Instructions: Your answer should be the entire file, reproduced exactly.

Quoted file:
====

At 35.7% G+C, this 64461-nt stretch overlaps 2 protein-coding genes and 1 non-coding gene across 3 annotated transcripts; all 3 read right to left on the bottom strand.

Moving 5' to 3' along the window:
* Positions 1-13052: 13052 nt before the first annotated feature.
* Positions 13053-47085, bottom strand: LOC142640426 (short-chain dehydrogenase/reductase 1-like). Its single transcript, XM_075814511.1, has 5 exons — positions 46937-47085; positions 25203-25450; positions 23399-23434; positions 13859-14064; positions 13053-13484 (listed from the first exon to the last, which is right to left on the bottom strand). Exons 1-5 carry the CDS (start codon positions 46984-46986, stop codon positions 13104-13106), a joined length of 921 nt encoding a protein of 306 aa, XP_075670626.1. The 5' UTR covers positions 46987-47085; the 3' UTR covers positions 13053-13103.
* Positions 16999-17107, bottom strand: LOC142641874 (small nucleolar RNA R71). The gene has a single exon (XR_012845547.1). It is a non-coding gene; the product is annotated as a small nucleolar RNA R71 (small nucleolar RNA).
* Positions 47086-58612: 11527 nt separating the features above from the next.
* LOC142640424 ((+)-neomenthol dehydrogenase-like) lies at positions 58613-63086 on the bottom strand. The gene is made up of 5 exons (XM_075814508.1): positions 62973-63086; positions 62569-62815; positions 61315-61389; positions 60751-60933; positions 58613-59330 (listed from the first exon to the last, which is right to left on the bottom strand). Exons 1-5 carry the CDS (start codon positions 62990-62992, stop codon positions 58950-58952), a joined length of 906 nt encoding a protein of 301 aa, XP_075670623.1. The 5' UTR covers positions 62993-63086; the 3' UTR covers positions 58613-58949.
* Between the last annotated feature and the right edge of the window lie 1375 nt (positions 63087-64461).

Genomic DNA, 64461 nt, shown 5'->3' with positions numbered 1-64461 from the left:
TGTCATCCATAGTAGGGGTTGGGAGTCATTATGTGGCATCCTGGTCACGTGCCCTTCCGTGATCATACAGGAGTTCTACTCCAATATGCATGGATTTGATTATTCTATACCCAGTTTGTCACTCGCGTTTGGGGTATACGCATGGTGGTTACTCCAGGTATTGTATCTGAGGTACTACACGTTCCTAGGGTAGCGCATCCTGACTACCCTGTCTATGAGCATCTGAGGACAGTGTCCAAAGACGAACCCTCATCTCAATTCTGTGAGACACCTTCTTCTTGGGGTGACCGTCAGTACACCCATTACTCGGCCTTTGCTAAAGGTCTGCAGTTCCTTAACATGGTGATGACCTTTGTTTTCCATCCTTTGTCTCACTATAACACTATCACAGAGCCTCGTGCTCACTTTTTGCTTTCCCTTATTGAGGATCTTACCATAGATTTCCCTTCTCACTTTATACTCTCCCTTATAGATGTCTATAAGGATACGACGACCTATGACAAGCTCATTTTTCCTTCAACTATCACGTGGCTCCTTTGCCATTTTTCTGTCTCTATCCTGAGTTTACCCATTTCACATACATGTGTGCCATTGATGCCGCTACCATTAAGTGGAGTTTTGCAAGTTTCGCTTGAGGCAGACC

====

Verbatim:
At 35.7% G+C, this 64461-nt stretch overlaps 2 protein-coding genes and 1 non-coding gene across 3 annotated transcripts; all 3 read right to left on the bottom strand.

Moving 5' to 3' along the window:
* Positions 1-13052: 13052 nt before the first annotated feature.
* Positions 13053-47085, bottom strand: LOC142640426 (short-chain dehydrogenase/reductase 1-like). Its single transcript, XM_075814511.1, has 5 exons — positions 46937-47085; positions 25203-25450; positions 23399-23434; positions 13859-14064; positions 13053-13484 (listed from the first exon to the last, which is right to left on the bottom strand). Exons 1-5 carry the CDS (start codon positions 46984-46986, stop codon positions 13104-13106), a joined length of 921 nt encoding a protein of 306 aa, XP_075670626.1. The 5' UTR covers positions 46987-47085; the 3' UTR covers positions 13053-13103.
* Positions 16999-17107, bottom strand: LOC142641874 (small nucleolar RNA R71). The gene has a single exon (XR_012845547.1). It is a non-coding gene; the product is annotated as a small nucleolar RNA R71 (small nucleolar RNA).
* Positions 47086-58612: 11527 nt separating the features above from the next.
* LOC142640424 ((+)-neomenthol dehydrogenase-like) lies at positions 58613-63086 on the bottom strand. The gene is made up of 5 exons (XM_075814508.1): positions 62973-63086; positions 62569-62815; positions 61315-61389; positions 60751-60933; positions 58613-59330 (listed from the first exon to the last, which is right to left on the bottom strand). Exons 1-5 carry the CDS (start codon positions 62990-62992, stop codon positions 58950-58952), a joined length of 906 nt encoding a protein of 301 aa, XP_075670623.1. The 5' UTR covers positions 62993-63086; the 3' UTR covers positions 58613-58949.
* Between the last annotated feature and the right edge of the window lie 1375 nt (positions 63087-64461).

Genomic DNA, 64461 nt, shown 5'->3' with positions numbered 1-64461 from the left:
TGTCATCCATAGTAGGGGTTGGGAGTCATTATGTGGCATCCTGGTCACGTGCCCTTCCGTGATCATACAGGAGTTCTACTCCAATATGCATGGATTTGATTATTCTATACCCAGTTTGTCACTCGCGTTTGGGGTATACGCATGGTGGTTACTCCAGGTATTGTATCTGAGGTACTACACGTTCCTAGGGTAGCGCATCCTGACTACCCTGTCTATGAGCATCTGAGGACAGTGTCCAAAGACGAACCCTCATCTCAATTCTGTGAGACACCTTCTTCTTGGGGTGACCGTCAGTACACCCATTACTCGGCCTTTGCTAAAGGTCTGCAGTTCCTTAACATGGTGATGACCTTTGTTTTCCATCCTTTGTCTCACTATAACACTATCACAGAGCCTCGTGCTCACTTTTTGCTTTCCCTTATTGAGGATCTTACCATAGATTTCCCTTCTCACTTTATACTCTCCCTTATAGATGTCTATAAGGATACGACGACCTATGACAAGCTCATTTTTCCTTCAACTATCACGTGGCTCCTTTGCCATTTTTCTGTCTCTATCCTGAGTTTACCCATTTCACATACATGTGTGCCATTGATGCCGCTACCATTAAGTGGAGTTTTGCAAGTTTCGCTTGAGGCAGACC